Indonesia’s top court ruled Thursday against a challenge to the country’s election results that alleged massive and systematic fraud, paving the way for Joko Widodo’s second term as president.
The Constitutional Court, which took a marathon nine hours to publicly read its reasoning on all aspects of the case, said the legal team of the losing candidate, former Gen. Prabowo Subianto, had failed to prove allegations that included millions of fake voters and biased state institutions. The court’s ruling is final.
Thousands of police and soldiers were deployed to boost security in Jakarta on Thursday as authorities strove to avoid a repeat of deadly riots last month.
The legal challenge’s failure was widely expected after documents filed with the court showed that much of the evidence for the alleged fraud in the April 17 election was printouts of news articles.
The evidence purporting to show police bias in favor of Widodo included allegations from an anonymous Twitter account. The hearings were broadcast on national TV and showed the testimony of some witnesses disintegrating under questioning from the panel of judges.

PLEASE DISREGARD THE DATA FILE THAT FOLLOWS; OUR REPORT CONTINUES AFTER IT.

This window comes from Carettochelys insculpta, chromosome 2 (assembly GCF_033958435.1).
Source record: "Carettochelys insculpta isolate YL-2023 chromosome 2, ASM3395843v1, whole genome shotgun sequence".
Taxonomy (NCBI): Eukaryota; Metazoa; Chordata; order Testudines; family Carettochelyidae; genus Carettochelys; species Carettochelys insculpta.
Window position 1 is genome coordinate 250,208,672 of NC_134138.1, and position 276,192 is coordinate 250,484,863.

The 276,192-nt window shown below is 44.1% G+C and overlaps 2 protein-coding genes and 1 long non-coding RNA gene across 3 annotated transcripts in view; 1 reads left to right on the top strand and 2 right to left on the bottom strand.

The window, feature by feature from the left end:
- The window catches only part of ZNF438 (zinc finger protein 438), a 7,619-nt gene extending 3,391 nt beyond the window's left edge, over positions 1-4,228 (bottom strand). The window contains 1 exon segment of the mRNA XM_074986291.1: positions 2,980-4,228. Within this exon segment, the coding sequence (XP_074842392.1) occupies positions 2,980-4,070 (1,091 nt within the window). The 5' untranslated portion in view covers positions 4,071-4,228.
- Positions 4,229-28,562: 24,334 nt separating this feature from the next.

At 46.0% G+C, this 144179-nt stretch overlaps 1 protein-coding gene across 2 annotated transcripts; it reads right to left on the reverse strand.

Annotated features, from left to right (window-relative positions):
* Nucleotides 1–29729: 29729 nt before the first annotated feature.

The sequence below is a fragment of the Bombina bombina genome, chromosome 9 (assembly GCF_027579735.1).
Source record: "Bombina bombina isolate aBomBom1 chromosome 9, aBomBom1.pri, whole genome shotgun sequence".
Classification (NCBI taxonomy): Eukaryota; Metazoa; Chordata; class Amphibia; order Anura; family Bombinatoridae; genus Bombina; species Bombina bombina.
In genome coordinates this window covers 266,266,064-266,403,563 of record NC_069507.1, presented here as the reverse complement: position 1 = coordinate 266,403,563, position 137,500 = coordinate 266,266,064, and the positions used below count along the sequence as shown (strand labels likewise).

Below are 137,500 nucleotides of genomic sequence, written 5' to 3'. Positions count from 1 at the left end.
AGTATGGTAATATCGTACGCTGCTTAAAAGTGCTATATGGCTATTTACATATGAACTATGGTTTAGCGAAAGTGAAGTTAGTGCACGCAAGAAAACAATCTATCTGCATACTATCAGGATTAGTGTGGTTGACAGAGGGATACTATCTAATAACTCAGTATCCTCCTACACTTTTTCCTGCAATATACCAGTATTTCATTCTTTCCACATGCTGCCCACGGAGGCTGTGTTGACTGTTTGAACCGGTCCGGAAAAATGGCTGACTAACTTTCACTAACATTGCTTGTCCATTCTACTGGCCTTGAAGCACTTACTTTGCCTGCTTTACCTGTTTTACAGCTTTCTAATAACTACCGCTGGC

The legal challenge appeared to be partly an attempt to strengthen the hand of Subianto’s party, Gerindra, which has been negotiating with Widodo’s governing coalition for Cabinet positions.
Minutes after the ruling, Subianto said he had “respect” for it, reducing the risk of more violent protests but also raising the possibility of his party joining Widodo’s government and leaving the world’s third-largest democracy without a significant parliamentary opposition.
“The ruling is very disappointing for us and our supporters, but we have committed to obey the constitution and we respect the Constitutional Court’s decision,” he said.
Subianto, linked to human rights abuses during the authoritarian rule of Suharto, also lost to Widodo in 2014 and has now made four unsuccessful bids for the presidency.
The official election results showed Widodo won 55.5% of the vote but also revealed a polarized electorate. Subianto, who allied himself with groups that want Islamic rather than secular law to prevail in the world’s largest Muslim-majority nation, won big victories in conservative provinces.
Nine people died in what police said were orchestrated riots in Jakarta after the official results were released May 21. Amnesty International has said police used disproportionate force against protesters that resulted in unlawful killings and other human rights violations.